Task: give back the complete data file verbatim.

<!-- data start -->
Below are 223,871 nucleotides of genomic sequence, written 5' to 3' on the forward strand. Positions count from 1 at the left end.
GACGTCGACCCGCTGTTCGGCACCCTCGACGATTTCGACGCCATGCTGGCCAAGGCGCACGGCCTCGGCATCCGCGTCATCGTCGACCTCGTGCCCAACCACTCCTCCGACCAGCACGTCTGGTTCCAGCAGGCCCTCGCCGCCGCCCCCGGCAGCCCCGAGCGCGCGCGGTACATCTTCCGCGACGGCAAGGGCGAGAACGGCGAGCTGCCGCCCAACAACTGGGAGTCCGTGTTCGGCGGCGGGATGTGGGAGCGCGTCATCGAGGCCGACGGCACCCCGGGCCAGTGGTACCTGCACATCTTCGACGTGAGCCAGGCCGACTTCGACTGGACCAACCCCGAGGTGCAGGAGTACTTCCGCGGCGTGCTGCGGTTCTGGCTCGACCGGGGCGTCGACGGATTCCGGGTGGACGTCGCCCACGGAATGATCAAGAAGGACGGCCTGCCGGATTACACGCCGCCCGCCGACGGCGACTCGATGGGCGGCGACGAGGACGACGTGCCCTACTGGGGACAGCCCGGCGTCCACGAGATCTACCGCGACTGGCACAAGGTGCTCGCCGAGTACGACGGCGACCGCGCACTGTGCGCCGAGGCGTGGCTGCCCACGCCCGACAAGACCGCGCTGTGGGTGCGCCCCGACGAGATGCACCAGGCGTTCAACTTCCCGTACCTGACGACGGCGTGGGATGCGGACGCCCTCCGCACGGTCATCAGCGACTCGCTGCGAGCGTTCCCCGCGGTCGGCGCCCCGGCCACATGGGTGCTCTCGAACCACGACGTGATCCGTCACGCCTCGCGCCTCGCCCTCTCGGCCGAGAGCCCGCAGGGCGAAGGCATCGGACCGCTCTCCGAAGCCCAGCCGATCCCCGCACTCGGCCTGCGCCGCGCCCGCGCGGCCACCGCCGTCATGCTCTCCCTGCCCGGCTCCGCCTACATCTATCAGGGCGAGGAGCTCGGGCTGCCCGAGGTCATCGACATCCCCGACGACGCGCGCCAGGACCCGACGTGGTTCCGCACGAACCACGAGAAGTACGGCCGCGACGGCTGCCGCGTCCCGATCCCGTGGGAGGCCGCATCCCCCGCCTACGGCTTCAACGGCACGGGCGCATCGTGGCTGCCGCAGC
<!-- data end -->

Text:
Below are 223,871 nucleotides of genomic sequence, written 5' to 3' on the forward strand. Positions count from 1 at the left end.
GACGTCGACCCGCTGTTCGGCACCCTCGACGATTTCGACGCCATGCTGGCCAAGGCGCACGGCCTCGGCATCCGCGTCATCGTCGACCTCGTGCCCAACCACTCCTCCGACCAGCACGTCTGGTTCCAGCAGGCCCTCGCCGCCGCCCCCGGCAGCCCCGAGCGCGCGCGGTACATCTTCCGCGACGGCAAGGGCGAGAACGGCGAGCTGCCGCCCAACAACTGGGAGTCCGTGTTCGGCGGCGGGATGTGGGAGCGCGTCATCGAGGCCGACGGCACCCCGGGCCAGTGGTACCTGCACATCTTCGACGTGAGCCAGGCCGACTTCGACTGGACCAACCCCGAGGTGCAGGAGTACTTCCGCGGCGTGCTGCGGTTCTGGCTCGACCGGGGCGTCGACGGATTCCGGGTGGACGTCGCCCACGGAATGATCAAGAAGGACGGCCTGCCGGATTACACGCCGCCCGCCGACGGCGACTCGATGGGCGGCGACGAGGACGACGTGCCCTACTGGGGACAGCCCGGCGTCCACGAGATCTACCGCGACTGGCACAAGGTGCTCGCCGAGTACGACGGCGACCGCGCACTGTGCGCCGAGGCGTGGCTGCCCACGCCCGACAAGACCGCGCTGTGGGTGCGCCCCGACGAGATGCACCAGGCGTTCAACTTCCCGTACCTGACGACGGCGTGGGATGCGGACGCCCTCCGCACGGTCATCAGCGACTCGCTGCGAGCGTTCCCCGCGGTCGGCGCCCCGGCCACATGGGTGCTCTCGAACCACGACGTGATCCGTCACGCCTCGCGCCTCGCCCTCTCGGCCGAGAGCCCGCAGGGCGAAGGCATCGGACCGCTCTCCGAAGCCCAGCCGATCCCCGCACTCGGCCTGCGCCGCGCCCGCGCGGCCACCGCCGTCATGCTCTCCCTGCCCGGCTCCGCCTACATCTATCAGGGCGAGGAGCTCGGGCTGCCCGAGGTCATCGACATCCCCGACGACGCGCGCCAGGACCCGACGTGGTTCCGCACGAACCACGAGAAGTACGGCCGCGACGGCTGCCGCGTCCCGATCCCGTGGGAGGCCGCATCCCCCGCCTACGGCTTCAACGGCACGGGCGCATCGTGGCTGCCGCAGC